Skip to content ↓

COVID-19

Learn more about how MIT Admissions is responding to COVID-19 in this blog post from our Dean and new dedicated FAQs.

MIT student blogger Paul B. '11

The Space Between by Paul B. '11

In which I attempt to explain IAP. (Hint: it's not a Dave Matthews Band song.)

Over Winter Break, whenever any of my friends or relatives asked me when I was going back to MIT, I couldn’t help but sigh, just a tiny little bit. In the past semester or so, I’ve realized that being an MIT student makes answering supposedly “normal” questions into rather elaborate affairs. As one example, when someone asks me what classes I took during fall semester, my natural, MIT-conditioned response is to rattle off the course numbers: “18.02, 5.112, 7.012, and 8.012.”

So I know I’m not in Cambridge anymore, Toto, when I – realizing that none of my relatives know what any of those numbers mean – have to force myself to say the actual subjects themselves: “Well, I took calculus, chemistry, biology, and physics.” It’s the same problem with majors, or buildings, or the Pass/No Record system for freshmen, or any of the wide variety of acronyms that have worked their way into the lexicon of MIT slang.

So, when someone asks me when I’m going back to MIT, what I’d really like to tell all my friends and relatives is that, “Oh, I’m heading back this Sunday for IAP.” If I actually said that, though, I’d be met with, at best, a raised eyebrow and an innocent query of “What’s…IAP?” Or, somewhat more likely, I’d receive a blank, quizzical stare, as my aunt silently thinks to herself, What are they feeding my nephew out there in New England? It’s like he’s talking in another language! (For all you pre-frosh out there, just think: next year, this could be your aunt. Another great reason why you should come to MIT.)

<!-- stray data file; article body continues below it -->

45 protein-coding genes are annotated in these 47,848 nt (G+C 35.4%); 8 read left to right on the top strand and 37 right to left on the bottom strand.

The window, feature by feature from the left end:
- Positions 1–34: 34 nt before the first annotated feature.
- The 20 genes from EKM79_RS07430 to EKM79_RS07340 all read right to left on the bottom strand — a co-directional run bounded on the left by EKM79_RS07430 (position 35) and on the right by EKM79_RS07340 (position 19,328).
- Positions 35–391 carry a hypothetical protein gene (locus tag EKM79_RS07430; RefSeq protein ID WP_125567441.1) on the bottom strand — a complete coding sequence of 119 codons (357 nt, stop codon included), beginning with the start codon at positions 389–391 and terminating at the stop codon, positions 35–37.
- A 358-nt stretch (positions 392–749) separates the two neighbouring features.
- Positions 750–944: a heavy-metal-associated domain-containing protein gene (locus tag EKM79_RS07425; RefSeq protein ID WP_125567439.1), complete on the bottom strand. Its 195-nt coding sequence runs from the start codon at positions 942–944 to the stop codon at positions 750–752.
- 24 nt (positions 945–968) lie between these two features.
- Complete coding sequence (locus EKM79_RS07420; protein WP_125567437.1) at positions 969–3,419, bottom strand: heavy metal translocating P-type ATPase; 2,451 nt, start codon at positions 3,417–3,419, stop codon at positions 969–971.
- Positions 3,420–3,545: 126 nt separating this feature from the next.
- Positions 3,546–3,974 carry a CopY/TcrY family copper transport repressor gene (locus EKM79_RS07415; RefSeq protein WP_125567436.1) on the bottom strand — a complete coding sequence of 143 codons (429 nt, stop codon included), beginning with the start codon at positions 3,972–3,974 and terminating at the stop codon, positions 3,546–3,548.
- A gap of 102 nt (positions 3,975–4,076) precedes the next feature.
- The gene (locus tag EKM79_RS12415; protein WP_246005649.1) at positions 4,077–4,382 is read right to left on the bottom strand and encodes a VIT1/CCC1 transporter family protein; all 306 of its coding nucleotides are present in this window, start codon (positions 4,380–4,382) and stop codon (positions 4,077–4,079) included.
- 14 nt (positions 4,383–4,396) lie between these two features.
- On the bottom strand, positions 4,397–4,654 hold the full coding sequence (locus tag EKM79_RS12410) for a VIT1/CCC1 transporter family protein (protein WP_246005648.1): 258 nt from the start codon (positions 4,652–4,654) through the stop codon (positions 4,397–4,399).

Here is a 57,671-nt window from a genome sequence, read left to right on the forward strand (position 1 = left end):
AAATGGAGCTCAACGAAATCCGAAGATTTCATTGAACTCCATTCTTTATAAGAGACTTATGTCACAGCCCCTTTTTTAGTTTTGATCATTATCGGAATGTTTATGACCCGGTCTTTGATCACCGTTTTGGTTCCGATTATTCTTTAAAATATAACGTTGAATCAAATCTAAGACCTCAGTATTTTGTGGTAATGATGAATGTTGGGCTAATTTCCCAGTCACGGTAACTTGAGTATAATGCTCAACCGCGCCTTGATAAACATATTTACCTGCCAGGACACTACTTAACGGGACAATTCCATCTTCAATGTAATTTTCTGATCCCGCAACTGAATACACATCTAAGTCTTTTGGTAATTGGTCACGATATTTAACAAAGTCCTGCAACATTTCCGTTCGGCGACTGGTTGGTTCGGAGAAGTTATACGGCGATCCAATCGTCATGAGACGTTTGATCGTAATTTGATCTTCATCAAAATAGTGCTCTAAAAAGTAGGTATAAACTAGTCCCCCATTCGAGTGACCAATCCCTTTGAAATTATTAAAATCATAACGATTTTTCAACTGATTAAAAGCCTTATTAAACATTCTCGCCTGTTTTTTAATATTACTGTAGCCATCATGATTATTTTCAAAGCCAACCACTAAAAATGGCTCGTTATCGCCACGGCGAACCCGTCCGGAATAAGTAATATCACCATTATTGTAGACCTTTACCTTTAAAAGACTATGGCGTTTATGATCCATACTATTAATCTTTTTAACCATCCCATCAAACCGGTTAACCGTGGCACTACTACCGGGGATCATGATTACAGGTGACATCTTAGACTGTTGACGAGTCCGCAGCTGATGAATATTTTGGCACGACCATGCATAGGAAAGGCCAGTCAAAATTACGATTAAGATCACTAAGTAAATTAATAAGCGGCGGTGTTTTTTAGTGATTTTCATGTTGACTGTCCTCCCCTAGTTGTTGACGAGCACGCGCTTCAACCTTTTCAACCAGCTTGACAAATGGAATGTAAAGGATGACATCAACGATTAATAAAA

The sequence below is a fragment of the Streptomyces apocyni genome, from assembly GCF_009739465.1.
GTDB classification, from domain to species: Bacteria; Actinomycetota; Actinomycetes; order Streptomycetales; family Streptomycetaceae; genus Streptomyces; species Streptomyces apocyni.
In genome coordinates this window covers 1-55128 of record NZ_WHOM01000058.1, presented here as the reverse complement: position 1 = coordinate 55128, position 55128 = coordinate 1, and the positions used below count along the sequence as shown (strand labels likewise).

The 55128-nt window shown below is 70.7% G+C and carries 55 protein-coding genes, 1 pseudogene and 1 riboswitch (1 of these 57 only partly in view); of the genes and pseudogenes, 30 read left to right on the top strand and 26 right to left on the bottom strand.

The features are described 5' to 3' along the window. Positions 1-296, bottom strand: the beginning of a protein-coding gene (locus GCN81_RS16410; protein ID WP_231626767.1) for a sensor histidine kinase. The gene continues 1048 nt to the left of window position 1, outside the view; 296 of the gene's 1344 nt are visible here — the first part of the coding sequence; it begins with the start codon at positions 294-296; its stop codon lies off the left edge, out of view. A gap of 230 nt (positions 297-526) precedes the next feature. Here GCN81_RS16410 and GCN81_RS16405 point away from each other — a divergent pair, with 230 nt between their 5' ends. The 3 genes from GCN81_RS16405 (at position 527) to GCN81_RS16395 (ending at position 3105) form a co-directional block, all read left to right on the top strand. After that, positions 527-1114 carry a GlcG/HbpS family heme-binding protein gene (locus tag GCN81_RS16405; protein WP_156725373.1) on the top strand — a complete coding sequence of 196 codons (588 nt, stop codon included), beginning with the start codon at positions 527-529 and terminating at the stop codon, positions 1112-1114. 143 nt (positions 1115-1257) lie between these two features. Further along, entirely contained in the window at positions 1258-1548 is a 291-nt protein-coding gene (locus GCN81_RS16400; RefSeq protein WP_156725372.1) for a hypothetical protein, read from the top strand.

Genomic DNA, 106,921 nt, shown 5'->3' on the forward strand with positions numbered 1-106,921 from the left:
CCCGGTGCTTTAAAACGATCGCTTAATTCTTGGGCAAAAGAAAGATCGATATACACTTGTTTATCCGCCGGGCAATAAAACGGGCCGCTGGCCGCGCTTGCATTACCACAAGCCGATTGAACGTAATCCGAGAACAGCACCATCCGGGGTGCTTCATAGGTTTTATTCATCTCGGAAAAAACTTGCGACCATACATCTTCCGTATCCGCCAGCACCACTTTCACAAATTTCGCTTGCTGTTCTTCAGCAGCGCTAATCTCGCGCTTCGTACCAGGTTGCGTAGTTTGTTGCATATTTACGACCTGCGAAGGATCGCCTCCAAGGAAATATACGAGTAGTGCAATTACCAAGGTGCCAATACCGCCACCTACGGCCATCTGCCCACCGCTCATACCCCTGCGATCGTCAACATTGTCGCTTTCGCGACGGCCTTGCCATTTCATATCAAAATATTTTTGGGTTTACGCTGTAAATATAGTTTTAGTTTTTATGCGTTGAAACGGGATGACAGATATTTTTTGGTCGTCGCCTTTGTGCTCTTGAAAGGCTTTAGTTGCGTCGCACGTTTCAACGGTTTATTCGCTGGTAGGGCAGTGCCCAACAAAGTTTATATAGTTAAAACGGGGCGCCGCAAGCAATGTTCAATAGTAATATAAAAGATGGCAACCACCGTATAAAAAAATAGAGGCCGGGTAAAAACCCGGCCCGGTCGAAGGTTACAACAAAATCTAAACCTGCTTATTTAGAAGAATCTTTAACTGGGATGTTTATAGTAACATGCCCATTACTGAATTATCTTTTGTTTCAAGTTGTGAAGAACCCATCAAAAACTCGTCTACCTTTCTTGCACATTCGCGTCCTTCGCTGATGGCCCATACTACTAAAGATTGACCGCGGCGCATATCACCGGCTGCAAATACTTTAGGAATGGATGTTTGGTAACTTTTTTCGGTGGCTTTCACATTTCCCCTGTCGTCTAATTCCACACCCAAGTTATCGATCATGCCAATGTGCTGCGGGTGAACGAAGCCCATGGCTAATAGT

All humor aside, that basically brings me to the point of this entry: what is IAP? The one-sentence, in-a-nut-shell version that I like to tell my friends and relatives is that “IAP, which stands for Independent Activities Period, is a month-long intersession in January between the fall and spring terms, which we spend taking courses, doing research, or just hanging out and having fun.” At which point the aforementioned friends and relatives nod knowingly and generally go, “Ah, that makes sense, I guess.” (I’ll be addressing my answer to their common follow-up question – “So what are you doing for this IAP?” – a little later.)

But there’s a slight problem with that explanation. While it’s a perfectly true statement, that single sentence doesn’t really capture the true sense and scope of IAP. Today’s MIT homepage describes IAP as “an intriguing array of possibilities.” Again, that’s completely accurate – but at the same time, it’s quite not the whole story, either.